AMS Forum: Climate Aspects of Hydrometeorology
21st Conference on Hydrology


Synoptic and Mesoscale Patterns Associated with Super-Cooled Liquid Water over the Medicine Bow and Sierra Madre Mountains

Melissa A. Goering, NOAA/NWSFO, Cheyenne, WY; and T. Jensen and D. Copley

Snowpack in the Western high mountains during the winter and the attendant spring runoff provides needed water to lower elevations. Agriculture, recreation, water supply, and hydro-electric power are but a few of the users of this renewable resource. Snowpack becomes even more critical over of the Intermountain West during the moderate to extreme drought conditions reported by NOAA's Climate Prediction Center. Although SNOTEL gauges within the Medicine Bow and Sierra Madre Mountain ranges initially recorded snow water equivalents (SWE's) nearly 130% of average by February 2006, much of the Intermountain West remained below seasonal normals. Cloud seeding technology for enhanced snowpack may be beneficial for long term water management. The Wyoming Weather Modification Pilot Project is a five year cloud seeding program contracted by the Wyoming Water Development Commission. The program contains a cloud seeding phase with snowpack and runoff evaluations within Wyoming's Green River, Wind River and Platte River basins. Although one might examine weather patterns that would produce the heaviest snowfall over the mountains, it is more important in cloud seeding operations to find synoptic and mesoscale conditions that produce the greatest amount of super-cooled liquid water in clouds. This study will be the initial step in examining the synoptic and mesoscale patterns over the Medicine Bow and Sierra Madre Mountain ranges that will provide the optimal conditions for cloud seeding operations. A future study will compare snowfall rates with WSR88 Doppler Radar reflectivity over the Medicine Bow and Sierra Madre Mountain ranges.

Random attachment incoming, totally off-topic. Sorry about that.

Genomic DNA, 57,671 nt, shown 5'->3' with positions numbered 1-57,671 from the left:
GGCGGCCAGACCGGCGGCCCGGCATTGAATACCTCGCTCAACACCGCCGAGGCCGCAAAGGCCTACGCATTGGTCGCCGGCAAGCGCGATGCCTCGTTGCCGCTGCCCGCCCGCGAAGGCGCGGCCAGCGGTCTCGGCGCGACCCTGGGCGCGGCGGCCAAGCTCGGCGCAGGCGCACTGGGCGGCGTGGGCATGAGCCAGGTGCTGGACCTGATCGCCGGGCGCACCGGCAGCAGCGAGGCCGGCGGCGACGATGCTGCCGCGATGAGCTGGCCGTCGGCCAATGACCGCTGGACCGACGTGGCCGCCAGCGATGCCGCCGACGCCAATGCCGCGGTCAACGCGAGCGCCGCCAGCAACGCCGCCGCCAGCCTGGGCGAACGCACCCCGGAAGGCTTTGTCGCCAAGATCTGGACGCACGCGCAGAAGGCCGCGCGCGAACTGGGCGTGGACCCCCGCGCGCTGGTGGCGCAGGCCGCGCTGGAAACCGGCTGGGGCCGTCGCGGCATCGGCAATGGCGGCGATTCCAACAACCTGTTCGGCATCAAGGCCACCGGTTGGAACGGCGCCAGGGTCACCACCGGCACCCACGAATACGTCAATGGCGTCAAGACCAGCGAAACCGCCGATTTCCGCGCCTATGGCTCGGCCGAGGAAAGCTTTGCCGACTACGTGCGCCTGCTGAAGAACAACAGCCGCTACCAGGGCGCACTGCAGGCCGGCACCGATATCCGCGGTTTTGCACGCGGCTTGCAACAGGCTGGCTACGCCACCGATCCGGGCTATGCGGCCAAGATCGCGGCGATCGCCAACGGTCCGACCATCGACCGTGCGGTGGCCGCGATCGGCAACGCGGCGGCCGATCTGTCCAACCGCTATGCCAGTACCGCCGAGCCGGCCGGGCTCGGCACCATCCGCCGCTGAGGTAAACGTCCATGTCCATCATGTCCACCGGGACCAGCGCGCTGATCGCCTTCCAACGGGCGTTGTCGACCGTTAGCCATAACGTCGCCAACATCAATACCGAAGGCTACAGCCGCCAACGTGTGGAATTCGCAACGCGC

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Joint Session 2, Water Resource Issues Associated with Weather and Climate Change (Joint with the 21st Conference on Hydrology and Climate Aspects of Hydrometeorology)
Tuesday, 16 January 2007, 1:30 PM-5:30 PM, 214A

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